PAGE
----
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Art troupe should not be a priority for inter-Korean talks

Art troupe should not be a priority for inter-Korean talks

Posted January. 16, 2018 07:30,   

Updated January. 16, 2018 09:13


South and North Korea held the first working-level discussion on the North’s plan to send an art troupe to the PyeongChang Winter Olympics on Monday. The talk was the first meeting between the two Koreas to work out details about Pyongyang’s participation in the Olympics, and served as a good gauge of the North’s real intention behind its peace overture. Yet, North Korea seemed to be lacking in sincerity as it attempted to use a sports event to disseminate its propaganda, arguing that the South should not interfere with the contents of its art troupe’s performance.

Pyongyang’s art troupe may include its famous Moranbong Band, led by Hyun Song Wol, who attended the talk Monday as one of the North Korean delegates. In 2015, the North’s highly popular propaganda girl band, comprised of all formally military officers, abruptly cancelled a Beijing tour and headed home, reportedly due to China’s making an issue of the band’s propaganda. The band held a performance to celebrate the test of an Inter-Continental Ballistic Missile (ICBM) Hwasong-14 in July last year.

If North Korea has the slightest sense of shame as a civilized country, it cannot brazenly insist on holding performances for its propaganda in South Korea, which has borne the brunt of the North’s nuclear ambitions. Certainly, South Korea or the Western world would not be affected by Pyongyang’s propaganda performances in the least. But this is about the minimum courtesy that should be kept between and among countries, and the peaceful spirit of the Olympics.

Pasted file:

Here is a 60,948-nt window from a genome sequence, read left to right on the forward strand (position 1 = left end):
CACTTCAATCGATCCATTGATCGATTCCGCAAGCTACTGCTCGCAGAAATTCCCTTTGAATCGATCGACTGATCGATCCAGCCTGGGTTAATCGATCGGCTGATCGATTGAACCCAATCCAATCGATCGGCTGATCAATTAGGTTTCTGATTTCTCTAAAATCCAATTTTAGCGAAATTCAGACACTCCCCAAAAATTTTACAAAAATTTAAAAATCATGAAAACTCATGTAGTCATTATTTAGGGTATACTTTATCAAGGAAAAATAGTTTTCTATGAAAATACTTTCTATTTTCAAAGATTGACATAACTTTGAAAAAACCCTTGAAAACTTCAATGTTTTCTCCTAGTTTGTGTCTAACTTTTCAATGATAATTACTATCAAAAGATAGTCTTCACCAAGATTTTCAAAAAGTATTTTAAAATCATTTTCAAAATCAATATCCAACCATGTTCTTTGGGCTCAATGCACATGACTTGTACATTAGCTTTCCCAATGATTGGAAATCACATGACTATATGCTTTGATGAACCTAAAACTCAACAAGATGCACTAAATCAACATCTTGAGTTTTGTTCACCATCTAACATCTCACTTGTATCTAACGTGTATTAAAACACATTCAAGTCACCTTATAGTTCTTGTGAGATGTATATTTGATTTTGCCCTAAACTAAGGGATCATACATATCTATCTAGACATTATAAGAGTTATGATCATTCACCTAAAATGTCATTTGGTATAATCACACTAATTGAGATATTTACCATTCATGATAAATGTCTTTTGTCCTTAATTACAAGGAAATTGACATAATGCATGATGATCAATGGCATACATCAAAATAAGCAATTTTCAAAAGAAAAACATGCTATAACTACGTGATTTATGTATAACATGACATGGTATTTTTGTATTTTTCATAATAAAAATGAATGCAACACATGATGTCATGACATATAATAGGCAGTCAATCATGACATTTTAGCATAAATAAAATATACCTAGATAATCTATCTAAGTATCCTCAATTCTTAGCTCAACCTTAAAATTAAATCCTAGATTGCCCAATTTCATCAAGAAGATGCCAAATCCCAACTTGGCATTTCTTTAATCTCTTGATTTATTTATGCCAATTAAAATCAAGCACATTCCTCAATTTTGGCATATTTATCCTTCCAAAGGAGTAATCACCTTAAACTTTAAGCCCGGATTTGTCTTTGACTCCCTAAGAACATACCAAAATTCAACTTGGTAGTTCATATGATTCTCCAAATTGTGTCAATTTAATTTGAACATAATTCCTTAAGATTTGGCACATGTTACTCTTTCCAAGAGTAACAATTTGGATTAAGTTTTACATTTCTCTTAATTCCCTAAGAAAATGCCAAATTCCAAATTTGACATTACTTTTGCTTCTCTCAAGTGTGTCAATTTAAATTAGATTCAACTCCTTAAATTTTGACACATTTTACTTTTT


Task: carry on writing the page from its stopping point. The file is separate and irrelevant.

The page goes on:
In fact, the participation of athletes should have been discussed first as a priority, not an art troupe. Though the main agenda of the inter-Korean talks is Pyongyang’s taking part in the Olympics, the North did not respond to the South’s proposal to hold the Olympics-related working-level talks on Monday while demanding that an art troupe be discussed first, and it was in the afternoon of Monday that the North finally suggested to hold the South-proposed talk on Wednesday. We are only 24 days away from the opening of the Olympics, but the two Koreas have not had a chance to discuss the scale of the North’s delegation as well as its route to the South and accommodation. Pyongyang should remember that the two Koreas have too many challenges and time is too short for it to repeat its old strategy to use the Olympics as a stage for promoting propaganda. If it does not behave in a cooperative manner in the following talks, it would prove that Kim Jong Un’s olive branch was nothing more than a wedge between countries in the international community.

Also, the South Korean government should not be distracted by its wish to hold a peaceful Olympics with the full participation of the North and make a mistake to leave a blot on the Winter Olympics, which it hosts for the first time. In this vein, Seoul’s proposal to field a joint women’s ice hockey team with Pyongyang should be reconsidered. Having athletes from both sides march together at the opening and closing ceremony is realistic and reasonable enough, but it is way too late to form a joint team. Given that our athletes have shed much sweat for the upcoming Olympics, the government should have taken more time to discuss thoroughly and reach a social consensus. Now is not the time that Seoul can afford to cause another unnecessary controversy or be swayed by Pyongyang.